Earlier this week, we had a sharp-shinned hawk working the bushes in our backyard. This is a fascinating species to watch. Their hunting technique is an active process. This is a bird that dives into small bushes and shrubs in an effort to flush small birds from the safety of cover.
Sharp-shinned hawks prey primarily on birds and are in a family of raptors referred to as accipiters. This genus also includes northern goshawk and Cooper’s hawk. Unlike broad-winged hawks (such as the red-tailed hawk), which soar high in the air as they hunt for prey, accipiters are masters of flying right through trees and bushes.
Their speed and maneuverability is inspiring to see. When songbirds detect the presence of a bird of prey, they instinctively seek cover and scatter into the nearest vegetation. It is a foolish strategy for a small songbird to try and fly away from an accipiter.
A songbird’s best chance for survival is to stay hunkered down in the safety of a thick bush. Sharp-shinned hawks do their best to flush birds out of vegetation, knowing that if they can get a bird to leave the safety of the bush they have a clear advantage in speed. They can overtake them in flight, snatching them right out of the air with their talons.
It is quite a thrill to watch a sharp-shinned in action. It will dive into a bush and come out on the other side, repeating this tactic several times. Occasionally one bird here and one bird there will escape the safety of the bush undetected by the hawk as it is plunging in and out of the bush.
Sometimes sharp-shins will dive into the center of a bush and move from branch to branch in an effort to flush a frightened bird. And there are times when they will even get down on the ground and run under bushes – which is a funny sight to see. But catching food is serious business. Their daily survival is dependent upon their ability to catch and eat other birds.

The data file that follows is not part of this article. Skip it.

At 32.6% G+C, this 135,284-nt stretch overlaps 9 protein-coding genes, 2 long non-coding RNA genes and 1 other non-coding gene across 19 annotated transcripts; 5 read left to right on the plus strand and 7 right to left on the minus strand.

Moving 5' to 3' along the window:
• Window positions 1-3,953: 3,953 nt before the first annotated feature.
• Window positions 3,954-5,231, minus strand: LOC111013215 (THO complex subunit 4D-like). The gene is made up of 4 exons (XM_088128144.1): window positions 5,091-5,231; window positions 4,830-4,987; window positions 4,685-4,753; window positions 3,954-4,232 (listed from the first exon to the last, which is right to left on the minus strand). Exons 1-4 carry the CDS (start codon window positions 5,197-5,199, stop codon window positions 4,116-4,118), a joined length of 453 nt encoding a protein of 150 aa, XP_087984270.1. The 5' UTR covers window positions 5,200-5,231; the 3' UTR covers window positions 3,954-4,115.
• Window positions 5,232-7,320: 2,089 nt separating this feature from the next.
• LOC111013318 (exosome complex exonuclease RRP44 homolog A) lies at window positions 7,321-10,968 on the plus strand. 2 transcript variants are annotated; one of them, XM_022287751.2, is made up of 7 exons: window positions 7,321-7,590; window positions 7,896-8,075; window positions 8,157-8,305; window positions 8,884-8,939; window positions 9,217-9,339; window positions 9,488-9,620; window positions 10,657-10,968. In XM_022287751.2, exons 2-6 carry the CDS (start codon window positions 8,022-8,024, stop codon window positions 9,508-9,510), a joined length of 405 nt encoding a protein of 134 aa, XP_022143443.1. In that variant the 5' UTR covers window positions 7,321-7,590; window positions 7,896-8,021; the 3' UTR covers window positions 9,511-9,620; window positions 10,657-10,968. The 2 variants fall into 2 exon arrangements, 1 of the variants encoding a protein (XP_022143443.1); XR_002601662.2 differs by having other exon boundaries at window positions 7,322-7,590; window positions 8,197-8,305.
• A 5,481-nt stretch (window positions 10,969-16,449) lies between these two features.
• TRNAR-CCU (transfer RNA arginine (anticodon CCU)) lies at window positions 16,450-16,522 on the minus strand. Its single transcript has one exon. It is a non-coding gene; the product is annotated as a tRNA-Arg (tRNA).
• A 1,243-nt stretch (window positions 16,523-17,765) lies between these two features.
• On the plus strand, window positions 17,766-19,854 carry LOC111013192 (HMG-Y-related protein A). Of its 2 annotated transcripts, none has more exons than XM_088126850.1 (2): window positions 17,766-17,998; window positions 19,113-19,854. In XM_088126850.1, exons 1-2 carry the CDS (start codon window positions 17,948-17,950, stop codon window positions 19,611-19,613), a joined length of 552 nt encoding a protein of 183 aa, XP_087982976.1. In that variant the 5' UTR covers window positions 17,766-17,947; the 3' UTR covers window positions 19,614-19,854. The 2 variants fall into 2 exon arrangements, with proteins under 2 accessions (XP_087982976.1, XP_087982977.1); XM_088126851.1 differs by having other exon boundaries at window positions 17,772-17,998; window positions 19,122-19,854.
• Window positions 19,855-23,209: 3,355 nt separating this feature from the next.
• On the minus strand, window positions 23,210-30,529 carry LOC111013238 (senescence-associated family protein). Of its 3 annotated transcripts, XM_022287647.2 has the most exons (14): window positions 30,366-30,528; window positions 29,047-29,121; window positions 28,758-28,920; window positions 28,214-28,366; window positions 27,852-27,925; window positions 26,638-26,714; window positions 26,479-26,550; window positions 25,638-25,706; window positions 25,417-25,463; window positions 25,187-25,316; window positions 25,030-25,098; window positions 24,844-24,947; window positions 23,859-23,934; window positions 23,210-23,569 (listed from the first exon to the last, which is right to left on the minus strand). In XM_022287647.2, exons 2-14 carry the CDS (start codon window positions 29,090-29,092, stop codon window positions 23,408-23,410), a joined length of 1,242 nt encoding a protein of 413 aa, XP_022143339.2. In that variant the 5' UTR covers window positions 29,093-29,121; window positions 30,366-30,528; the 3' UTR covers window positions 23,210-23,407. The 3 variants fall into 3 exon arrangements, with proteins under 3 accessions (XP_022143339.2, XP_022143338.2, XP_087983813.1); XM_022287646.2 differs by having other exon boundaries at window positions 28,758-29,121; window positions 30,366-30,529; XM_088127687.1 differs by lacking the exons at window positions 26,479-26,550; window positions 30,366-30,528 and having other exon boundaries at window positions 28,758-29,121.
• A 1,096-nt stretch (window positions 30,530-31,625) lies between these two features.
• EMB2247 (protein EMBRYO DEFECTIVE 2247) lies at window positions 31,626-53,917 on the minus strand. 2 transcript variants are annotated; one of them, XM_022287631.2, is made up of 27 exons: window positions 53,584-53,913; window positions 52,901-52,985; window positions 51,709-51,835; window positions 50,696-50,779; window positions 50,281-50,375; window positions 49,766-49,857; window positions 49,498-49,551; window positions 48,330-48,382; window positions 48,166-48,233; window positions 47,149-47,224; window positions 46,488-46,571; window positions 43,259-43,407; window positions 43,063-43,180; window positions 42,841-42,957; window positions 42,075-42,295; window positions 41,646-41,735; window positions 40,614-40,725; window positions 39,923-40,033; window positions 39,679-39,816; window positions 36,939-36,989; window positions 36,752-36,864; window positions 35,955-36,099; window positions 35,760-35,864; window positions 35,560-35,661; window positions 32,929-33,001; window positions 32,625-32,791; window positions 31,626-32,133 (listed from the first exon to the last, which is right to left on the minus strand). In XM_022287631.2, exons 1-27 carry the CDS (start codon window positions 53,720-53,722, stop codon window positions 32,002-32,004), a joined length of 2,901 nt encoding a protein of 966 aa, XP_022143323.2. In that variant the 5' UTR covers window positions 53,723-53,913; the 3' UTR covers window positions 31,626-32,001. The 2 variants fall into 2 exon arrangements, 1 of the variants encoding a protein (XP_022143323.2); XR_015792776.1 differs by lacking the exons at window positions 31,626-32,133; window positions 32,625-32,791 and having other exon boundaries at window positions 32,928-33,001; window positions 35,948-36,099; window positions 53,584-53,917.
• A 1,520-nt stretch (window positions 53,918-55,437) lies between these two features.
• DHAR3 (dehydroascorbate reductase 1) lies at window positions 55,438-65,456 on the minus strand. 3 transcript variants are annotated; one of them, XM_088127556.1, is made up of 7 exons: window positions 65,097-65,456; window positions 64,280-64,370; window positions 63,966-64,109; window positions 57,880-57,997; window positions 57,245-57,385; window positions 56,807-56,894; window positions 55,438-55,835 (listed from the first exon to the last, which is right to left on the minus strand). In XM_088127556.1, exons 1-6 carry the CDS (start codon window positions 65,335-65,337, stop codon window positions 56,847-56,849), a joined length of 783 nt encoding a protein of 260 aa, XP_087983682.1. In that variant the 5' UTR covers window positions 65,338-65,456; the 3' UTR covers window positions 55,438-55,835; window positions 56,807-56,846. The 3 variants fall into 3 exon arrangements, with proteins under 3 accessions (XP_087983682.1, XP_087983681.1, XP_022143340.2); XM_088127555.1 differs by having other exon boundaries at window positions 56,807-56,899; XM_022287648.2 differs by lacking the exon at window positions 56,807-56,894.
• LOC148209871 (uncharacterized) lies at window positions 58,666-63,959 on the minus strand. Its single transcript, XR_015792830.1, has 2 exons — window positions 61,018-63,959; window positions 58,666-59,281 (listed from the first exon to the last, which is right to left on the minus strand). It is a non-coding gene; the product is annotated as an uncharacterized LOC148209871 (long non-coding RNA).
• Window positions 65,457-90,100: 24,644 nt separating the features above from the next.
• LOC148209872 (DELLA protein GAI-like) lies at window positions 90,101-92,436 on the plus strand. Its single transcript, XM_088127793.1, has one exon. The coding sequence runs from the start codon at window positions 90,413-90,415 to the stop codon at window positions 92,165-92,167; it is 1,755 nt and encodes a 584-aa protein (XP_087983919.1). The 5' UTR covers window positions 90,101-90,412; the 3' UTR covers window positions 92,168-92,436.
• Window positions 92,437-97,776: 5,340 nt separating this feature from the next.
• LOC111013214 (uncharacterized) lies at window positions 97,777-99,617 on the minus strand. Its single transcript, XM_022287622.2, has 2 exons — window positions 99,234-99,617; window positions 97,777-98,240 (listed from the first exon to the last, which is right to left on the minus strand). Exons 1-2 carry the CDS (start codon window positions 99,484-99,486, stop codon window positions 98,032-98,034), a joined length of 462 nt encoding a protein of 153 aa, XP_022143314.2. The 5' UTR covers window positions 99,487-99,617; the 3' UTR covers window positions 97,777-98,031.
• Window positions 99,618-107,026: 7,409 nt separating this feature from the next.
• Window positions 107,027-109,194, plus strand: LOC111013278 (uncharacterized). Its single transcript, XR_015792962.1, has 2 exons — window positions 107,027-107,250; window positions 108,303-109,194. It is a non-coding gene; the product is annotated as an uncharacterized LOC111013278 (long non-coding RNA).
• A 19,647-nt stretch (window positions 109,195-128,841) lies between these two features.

Sharp-shinned hawks are not nearly as common in the Prescott area as their larger cousin – the Cooper’s hawk. Telling the two apart can be very challenging for many novice birders. One of the best ways to tell the two apart is by size. In the “Sibley Guide to Birds,” sharp-shinned hawks are listed as being 11 inches in length. This is a very small hawk. In the same field guide, western scrub-jays are listed as being 11.5 inches in length.
Scrub-jays provide an excellent size comparison and quick reference guide. If you are seeing a bird of prey in your yard and you are not sure whether it is a Cooper’s hawk or a sharp-shinned hawk, compare in your mind the size of the bird you are seeing to the size of a jay. For additional tips on identifying accipiters, I encourage you to check out the text on page 113 in “The Sibley Guide to Birds” or page 101 in the “Sibley Field Guide to Birds of Western North America.”
Speaking of the Sibley guide, don’t forget that online registration for the Verde Valley Birding and Nature Festival is now open (birdyverde.org). This year’s special guest will be author and illustrator David Allen Sibley. This is a rare opportunity to mingle with a distinguished ornithologist and even get your Sibley guide autographed. I know I plan to get his signature!